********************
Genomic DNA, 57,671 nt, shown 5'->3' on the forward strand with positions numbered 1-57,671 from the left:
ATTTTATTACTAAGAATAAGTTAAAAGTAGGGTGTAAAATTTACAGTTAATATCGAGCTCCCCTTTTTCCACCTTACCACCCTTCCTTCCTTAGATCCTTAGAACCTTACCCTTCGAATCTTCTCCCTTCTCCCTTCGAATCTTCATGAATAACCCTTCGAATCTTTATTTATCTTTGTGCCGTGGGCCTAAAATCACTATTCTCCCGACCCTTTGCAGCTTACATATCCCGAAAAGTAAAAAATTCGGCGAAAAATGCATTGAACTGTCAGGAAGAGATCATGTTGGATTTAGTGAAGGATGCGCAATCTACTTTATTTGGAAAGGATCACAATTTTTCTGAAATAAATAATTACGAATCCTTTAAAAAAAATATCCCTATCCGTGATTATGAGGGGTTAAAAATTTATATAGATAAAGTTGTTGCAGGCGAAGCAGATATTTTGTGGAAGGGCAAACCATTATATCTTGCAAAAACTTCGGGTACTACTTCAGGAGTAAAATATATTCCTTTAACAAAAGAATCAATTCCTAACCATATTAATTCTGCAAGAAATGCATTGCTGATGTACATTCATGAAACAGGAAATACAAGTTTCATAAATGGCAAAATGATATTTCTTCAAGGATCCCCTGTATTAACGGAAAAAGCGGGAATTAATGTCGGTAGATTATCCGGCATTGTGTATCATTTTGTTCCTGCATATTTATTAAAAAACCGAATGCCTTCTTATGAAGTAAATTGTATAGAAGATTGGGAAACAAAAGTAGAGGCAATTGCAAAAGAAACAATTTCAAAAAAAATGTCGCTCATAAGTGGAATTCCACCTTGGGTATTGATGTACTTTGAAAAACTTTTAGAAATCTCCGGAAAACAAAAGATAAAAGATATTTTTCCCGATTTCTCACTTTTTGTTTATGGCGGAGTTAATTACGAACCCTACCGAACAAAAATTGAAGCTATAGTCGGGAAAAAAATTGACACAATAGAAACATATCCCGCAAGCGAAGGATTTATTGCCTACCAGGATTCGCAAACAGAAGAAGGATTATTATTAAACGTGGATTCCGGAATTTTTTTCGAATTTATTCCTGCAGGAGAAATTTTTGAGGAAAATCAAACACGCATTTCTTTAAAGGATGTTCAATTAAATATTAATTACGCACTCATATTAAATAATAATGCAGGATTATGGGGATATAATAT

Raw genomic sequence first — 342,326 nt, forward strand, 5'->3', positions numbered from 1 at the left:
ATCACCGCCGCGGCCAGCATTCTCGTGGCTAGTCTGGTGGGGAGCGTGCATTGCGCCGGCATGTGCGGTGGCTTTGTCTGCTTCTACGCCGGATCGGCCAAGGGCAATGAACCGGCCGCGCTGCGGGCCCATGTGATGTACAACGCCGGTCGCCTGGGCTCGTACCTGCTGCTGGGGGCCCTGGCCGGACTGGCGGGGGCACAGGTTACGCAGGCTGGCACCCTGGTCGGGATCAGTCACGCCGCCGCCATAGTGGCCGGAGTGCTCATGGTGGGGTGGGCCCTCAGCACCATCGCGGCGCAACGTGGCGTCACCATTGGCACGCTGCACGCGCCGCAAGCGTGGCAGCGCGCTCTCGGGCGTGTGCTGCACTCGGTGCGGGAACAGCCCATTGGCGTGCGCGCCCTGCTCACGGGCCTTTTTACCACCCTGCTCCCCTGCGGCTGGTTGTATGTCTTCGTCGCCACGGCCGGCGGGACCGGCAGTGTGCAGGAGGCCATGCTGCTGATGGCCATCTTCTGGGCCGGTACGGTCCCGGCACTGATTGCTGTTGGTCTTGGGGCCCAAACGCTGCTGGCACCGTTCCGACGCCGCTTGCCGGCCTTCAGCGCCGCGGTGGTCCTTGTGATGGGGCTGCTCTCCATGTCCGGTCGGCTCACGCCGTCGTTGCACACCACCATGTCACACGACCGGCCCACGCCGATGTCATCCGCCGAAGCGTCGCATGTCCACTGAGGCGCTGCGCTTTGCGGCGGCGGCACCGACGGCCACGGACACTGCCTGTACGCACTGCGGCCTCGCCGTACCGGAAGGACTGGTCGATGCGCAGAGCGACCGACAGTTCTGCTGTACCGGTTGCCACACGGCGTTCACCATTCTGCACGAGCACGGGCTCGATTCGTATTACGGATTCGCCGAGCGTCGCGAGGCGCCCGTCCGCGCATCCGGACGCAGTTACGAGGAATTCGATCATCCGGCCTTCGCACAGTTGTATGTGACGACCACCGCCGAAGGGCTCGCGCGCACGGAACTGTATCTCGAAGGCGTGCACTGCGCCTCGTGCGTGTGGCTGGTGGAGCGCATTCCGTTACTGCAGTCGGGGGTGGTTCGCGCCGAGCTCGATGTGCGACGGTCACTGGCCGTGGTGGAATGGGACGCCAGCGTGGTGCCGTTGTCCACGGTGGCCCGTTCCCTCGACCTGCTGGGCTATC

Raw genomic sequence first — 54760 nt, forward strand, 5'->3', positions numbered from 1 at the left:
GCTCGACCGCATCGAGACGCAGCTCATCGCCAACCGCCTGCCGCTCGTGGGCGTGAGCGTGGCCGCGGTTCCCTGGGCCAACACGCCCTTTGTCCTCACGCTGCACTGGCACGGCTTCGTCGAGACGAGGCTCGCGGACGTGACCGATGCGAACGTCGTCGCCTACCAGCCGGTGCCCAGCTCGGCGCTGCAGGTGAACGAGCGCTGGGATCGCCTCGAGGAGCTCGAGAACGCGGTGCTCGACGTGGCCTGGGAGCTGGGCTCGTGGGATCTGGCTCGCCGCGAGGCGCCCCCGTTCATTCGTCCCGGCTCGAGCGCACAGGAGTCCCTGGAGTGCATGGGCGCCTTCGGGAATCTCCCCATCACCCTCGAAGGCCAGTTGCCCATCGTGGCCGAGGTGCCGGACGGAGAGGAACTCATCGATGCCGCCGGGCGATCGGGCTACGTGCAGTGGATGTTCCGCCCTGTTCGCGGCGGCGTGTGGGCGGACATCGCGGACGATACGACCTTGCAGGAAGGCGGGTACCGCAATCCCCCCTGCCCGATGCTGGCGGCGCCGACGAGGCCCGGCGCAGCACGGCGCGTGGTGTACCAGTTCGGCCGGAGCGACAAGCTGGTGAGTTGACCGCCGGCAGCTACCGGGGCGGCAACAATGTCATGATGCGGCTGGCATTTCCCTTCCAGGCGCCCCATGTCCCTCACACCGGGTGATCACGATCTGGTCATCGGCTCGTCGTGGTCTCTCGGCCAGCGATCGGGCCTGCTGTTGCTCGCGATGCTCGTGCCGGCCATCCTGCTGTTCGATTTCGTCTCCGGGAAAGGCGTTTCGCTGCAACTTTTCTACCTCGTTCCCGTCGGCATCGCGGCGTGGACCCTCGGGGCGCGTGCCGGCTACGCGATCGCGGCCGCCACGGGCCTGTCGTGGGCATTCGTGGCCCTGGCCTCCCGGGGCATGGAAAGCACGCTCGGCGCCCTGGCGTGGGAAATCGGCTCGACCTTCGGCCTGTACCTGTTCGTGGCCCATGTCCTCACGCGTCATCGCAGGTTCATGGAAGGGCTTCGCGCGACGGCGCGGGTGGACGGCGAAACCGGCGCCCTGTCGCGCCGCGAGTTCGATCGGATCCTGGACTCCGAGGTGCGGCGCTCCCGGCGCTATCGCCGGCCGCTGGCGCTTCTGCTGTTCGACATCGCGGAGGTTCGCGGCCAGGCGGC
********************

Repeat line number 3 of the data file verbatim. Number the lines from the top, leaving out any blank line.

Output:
Raw genomic sequence first — 342,326 nt, forward strand, 5'->3', positions numbered from 1 at the left: